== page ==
Newspaper Page Text
A COMPARISON OF COST
SHOWING DIFFERENCE IN C08T
HERE AND AB <OAD.
Cost of Building Ships Irt Thia Coun
try Double That in England
Some Figurss are Given.
St. laoola, Jan. 22.-To show that
one of the alinont insuperable ob
stacles to the restoration of the
American Merchant marine ia the
?-xtreme difference in building and op
erating cost between foreign and
American vessels, Welding Ring of
New York presented Some interesting
heures at today's session of tho
National Foreign Trade convention.
He said these figures were furnished I
by one ot the largeat American ship
One steamer built In England I
(1912) deadweight capacity 9,650]
tons, cost 1331,721.11.
"One steamer built in England I
(1912) deadweight capacity. 9,6601
tons, cost 1332,437.75.
"One steamer built In Philadelphia j
(1913) deadweight capacity 9.2501
tons, coat 1680,371\39. '
"One steamer built in Philadelphia j
( 1913) readwelght capacity 9,250 tons
"These steamers are of practical
ly similar character," asid Mr. Ring,
"intended for the same trade and'"it
will be noted that the dreadwelght
capacity of the English steamers ls
400 tors greater than that of tht
American, while the cost of the
American la more than "doable that
of the English! These may possibly
bo extreme- differences in cost, but
they are ' actual, ' and other owners
have experienced the same conditions.
These same.owners'recently transfer-1
red one Of their British steamers to ]
the United StarteB flag, .with the fol
"Wages' under the United States)
flag increased ?402.50 per month.
Additional coat for extra inspection ?
$50 per month.
Additional cost for food and sup-j
plies 550 ^er month. .
To the speaker there appeared,but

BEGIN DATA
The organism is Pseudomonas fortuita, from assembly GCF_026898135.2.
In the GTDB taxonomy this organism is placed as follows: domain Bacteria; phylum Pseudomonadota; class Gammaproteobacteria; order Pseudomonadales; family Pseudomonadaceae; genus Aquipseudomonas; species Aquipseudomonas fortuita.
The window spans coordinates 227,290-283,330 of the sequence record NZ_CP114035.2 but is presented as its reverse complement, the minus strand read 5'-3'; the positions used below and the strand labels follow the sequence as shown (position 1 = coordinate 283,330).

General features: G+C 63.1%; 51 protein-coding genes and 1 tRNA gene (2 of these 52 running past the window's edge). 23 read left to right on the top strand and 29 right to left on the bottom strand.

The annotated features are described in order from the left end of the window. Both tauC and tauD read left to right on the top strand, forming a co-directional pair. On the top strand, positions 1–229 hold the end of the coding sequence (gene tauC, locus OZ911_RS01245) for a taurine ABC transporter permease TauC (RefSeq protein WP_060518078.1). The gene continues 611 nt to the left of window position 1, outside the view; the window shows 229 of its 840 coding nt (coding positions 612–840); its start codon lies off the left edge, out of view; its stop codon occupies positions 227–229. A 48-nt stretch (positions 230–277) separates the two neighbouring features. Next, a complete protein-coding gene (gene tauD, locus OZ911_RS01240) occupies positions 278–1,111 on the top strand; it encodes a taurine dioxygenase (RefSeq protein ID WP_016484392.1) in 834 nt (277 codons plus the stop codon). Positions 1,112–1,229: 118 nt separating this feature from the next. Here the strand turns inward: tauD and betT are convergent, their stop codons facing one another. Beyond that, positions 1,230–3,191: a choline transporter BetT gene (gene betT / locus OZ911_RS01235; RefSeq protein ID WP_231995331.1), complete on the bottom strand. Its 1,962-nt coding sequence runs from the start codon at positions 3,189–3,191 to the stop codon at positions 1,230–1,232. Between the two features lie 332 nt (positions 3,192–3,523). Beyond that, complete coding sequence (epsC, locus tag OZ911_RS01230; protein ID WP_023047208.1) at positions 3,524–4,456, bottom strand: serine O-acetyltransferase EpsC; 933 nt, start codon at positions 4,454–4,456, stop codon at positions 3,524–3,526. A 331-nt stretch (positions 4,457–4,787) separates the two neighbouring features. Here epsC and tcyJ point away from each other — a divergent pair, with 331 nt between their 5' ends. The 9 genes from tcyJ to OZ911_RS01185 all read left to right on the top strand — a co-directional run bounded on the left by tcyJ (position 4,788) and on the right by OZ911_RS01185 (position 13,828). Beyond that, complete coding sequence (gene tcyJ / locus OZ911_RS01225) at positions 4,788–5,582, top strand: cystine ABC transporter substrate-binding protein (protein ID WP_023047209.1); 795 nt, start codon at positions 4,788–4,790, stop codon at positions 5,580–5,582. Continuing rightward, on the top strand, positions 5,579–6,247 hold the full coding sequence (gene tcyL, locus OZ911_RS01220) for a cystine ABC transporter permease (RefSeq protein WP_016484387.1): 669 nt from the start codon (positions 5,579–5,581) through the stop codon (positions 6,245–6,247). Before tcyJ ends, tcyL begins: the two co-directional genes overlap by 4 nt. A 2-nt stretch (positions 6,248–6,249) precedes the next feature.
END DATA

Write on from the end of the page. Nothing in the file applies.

one practical remedy. "Change odr
navigation laws/*- he said,- "and permit
ua to buy where we buy cheapest and
operate in "competition with " other
Mr. (Ring opposed the bill now be
fore congress to authorise' the pur
chase of.foreign steamers and the
placing of such vessels under-the
American flag on the ground that if
the government entered the shipping
trade in competition with' private
capital, it would hove to. invest very
j many minions, the result would be
unfair competition with those now In
tho shipping trade and such govern
ment participation would prevent in
vestment of, private capital in auch
trade as no,individual'could compete
successfully with the government.
?'1 v .:.
TRIBULATIONS OF A POSTMASTER j
People Seem to Think Hs ls Broker
In Farm Produce
Atlanta, Ga.. Jan 22.-The truth of
?the old proverb that false news travels I
fast was never more plainly shown
than in tim 'present tribulation? of
Postmaster Bc?Hiny Jones of Athvata,
who has suddenly kound himself,
against his wilt taken fqr a general
broto^ totorm produce. '
In some wey the story went round
that Postmaster Jones waa so anxious
to drum np business for Uncle Sam's
postofflce department that he would
find a ready market for anything In
the way of farm produce that could
come ^by parcel post, from, a queen
bee to a kettle of soft soap. And ever
?Ince he has been besieged by offers
One man wrote that he was ready |
to supply fifty pounds of butter a day,
another fast he wag snipping ten
dosen fre^ eggs oa consignment and
another that ho was preparing to for
ward ten gallons of milk dally as soon
as ho could find a can that would
stand the waar and tear of the malls.
Now the postmaster has posted a
sign to say he tant In tho produce
NOW IS TIME TO ENLIST
Irish Car per al Picked ap Two Dia
monds en Sentry Peat.
London, Jio. 23. How an Irish
corporal picked up two diamonds
from the drifting sands of bte sentry
post tn German Southwest Africa ls
told In a letter which hat just
reached his family here.
"My present post ta in a desert
of Band dunes," he writes. "A mirage
shimmers continually on the horixon.
The sand, blown by the wt nd, filia
the eyes and throat and bites into
"It is our duty to keep the rail
road open. That moana very little
soldiering, but a groat d*al of shov
eling; alt day long the native shov
elers push aside th?? drifting sand,
which would corar hlne-tti? rails ff
left to tts own devices. "
"Today, while I stood Idly watching
a group of complaining shovelers, my
, eye caught an unusual flash, sad I
stooped and picked up o> diamond, thw
site of a bean. I SOarcniU & little
langer and found another, a bi?, amoll
ar. There were no more."
. , i--J
BHHHflssk, Nowa tram Aaren d.
The Belgian capital aaa been offi
cially renamed "Brue* sel' hy tjhe Ger
mans. They have also imposed Ger
tn?? time on the city.
If 'Mfi land of Bhgland ead Wales
.were equally divided among the resi
dents there would be a little more
thea one acre for each person.
: Greenock (SeoUond corporations
. nave decided to proceed with the erec
tion of workmen's dwellings at a esp